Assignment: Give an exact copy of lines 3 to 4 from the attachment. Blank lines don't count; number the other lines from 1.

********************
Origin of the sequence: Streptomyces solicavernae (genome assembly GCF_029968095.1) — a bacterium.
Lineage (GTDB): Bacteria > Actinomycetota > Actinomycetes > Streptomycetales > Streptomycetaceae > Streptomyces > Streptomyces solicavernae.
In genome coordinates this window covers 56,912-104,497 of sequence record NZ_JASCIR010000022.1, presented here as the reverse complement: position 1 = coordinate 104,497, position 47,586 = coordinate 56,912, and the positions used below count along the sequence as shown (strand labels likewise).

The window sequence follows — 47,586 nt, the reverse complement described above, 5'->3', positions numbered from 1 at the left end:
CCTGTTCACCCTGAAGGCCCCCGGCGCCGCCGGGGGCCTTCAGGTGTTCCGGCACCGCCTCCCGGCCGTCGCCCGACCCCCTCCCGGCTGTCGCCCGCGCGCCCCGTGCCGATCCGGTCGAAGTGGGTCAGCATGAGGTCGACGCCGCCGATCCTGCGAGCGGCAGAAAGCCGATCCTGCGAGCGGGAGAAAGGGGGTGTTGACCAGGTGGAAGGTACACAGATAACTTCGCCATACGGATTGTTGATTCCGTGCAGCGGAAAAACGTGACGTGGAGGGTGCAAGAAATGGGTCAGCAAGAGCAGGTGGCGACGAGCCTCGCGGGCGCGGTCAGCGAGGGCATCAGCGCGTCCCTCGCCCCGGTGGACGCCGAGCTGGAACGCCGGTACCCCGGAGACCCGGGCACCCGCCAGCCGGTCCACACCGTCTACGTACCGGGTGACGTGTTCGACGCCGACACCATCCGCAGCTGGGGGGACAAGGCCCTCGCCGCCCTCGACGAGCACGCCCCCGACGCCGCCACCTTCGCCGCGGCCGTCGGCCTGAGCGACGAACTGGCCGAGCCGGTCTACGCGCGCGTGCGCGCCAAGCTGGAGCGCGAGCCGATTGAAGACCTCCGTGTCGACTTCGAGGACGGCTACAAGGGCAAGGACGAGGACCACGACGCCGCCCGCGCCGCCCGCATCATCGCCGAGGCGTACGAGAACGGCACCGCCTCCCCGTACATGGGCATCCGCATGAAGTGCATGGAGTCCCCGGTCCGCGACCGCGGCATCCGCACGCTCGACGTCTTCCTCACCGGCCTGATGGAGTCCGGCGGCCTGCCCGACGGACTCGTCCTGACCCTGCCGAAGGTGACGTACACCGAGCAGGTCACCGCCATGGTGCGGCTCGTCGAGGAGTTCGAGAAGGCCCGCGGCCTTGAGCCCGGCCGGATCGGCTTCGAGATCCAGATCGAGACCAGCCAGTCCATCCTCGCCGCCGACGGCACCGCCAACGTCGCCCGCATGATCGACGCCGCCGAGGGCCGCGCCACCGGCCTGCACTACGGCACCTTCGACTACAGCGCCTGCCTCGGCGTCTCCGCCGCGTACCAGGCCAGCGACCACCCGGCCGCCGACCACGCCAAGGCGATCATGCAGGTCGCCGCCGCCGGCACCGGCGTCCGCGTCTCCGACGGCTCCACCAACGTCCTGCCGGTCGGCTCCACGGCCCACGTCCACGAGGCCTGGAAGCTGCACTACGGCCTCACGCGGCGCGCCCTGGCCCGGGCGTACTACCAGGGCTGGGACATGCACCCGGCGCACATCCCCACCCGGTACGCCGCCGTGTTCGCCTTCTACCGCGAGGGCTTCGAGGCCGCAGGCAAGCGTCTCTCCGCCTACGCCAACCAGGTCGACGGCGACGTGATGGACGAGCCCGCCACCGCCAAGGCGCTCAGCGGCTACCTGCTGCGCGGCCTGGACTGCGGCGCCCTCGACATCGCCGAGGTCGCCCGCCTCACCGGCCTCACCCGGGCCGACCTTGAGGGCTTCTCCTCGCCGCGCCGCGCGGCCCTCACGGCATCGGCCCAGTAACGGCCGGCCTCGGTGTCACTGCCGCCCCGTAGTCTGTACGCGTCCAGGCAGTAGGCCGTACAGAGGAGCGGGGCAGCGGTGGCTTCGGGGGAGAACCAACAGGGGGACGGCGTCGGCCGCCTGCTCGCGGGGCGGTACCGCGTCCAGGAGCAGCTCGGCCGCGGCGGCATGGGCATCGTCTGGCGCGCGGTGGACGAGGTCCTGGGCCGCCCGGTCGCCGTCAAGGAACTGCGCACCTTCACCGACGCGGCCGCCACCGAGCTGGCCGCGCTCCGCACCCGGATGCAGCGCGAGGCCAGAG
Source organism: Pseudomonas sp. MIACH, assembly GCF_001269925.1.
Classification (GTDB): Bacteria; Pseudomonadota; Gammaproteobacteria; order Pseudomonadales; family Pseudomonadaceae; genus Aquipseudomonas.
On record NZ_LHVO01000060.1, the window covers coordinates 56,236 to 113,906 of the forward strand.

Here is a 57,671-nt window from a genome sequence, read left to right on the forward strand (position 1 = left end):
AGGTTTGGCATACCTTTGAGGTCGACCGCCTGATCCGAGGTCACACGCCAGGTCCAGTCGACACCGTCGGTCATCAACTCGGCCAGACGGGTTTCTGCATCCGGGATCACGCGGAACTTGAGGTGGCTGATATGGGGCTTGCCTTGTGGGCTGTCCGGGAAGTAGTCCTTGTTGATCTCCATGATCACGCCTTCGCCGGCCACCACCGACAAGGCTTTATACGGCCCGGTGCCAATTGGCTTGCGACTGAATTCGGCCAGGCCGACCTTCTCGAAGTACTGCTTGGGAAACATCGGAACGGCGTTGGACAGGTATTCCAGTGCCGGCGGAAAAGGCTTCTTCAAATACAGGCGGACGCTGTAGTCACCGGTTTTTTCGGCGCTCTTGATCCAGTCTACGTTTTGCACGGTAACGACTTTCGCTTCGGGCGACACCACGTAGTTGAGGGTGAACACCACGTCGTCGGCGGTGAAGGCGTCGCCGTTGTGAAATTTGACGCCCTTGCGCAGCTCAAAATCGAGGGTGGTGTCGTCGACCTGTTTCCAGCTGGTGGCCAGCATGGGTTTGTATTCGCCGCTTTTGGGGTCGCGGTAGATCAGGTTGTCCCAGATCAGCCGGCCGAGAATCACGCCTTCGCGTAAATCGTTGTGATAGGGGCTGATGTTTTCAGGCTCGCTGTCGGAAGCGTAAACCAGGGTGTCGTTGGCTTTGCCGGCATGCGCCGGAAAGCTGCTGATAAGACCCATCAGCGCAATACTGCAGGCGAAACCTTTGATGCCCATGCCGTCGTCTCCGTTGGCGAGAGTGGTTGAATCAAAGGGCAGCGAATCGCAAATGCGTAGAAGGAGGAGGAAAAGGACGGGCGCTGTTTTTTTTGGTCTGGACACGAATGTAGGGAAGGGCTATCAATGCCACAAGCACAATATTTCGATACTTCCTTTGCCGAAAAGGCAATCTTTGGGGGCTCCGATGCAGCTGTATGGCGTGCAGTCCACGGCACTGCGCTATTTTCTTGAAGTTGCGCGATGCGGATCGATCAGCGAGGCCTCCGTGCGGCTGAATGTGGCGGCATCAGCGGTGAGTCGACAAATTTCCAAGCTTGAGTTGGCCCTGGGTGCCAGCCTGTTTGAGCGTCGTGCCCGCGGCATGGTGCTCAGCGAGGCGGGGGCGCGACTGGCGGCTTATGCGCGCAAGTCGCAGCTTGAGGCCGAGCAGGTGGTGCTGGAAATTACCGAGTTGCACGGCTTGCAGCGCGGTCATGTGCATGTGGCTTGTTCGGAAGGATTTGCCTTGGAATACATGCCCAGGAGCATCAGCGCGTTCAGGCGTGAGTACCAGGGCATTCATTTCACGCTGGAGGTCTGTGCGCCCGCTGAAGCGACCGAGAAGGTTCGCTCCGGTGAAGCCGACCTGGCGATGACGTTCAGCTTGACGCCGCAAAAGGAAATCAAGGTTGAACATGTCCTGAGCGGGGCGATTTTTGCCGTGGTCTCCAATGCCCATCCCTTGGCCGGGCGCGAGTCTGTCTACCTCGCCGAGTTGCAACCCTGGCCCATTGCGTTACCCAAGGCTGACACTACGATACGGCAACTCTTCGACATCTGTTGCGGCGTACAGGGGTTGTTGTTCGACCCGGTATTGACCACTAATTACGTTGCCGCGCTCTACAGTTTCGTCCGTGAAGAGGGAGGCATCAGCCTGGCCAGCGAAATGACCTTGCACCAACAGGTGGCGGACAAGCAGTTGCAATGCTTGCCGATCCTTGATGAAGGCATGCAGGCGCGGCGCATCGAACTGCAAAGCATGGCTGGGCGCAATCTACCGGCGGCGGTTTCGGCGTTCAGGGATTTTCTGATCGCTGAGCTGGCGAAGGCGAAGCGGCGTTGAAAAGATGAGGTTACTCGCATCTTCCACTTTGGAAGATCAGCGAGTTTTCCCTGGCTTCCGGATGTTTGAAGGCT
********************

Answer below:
In genome coordinates this window covers 56,912-104,497 of sequence record NZ_JASCIR010000022.1, presented here as the reverse complement: position 1 = coordinate 104,497, position 47,586 = coordinate 56,912, and the positions used below count along the sequence as shown (strand labels likewise).

The window sequence follows — 47,586 nt, the reverse complement described above, 5'->3', positions numbered from 1 at the left end: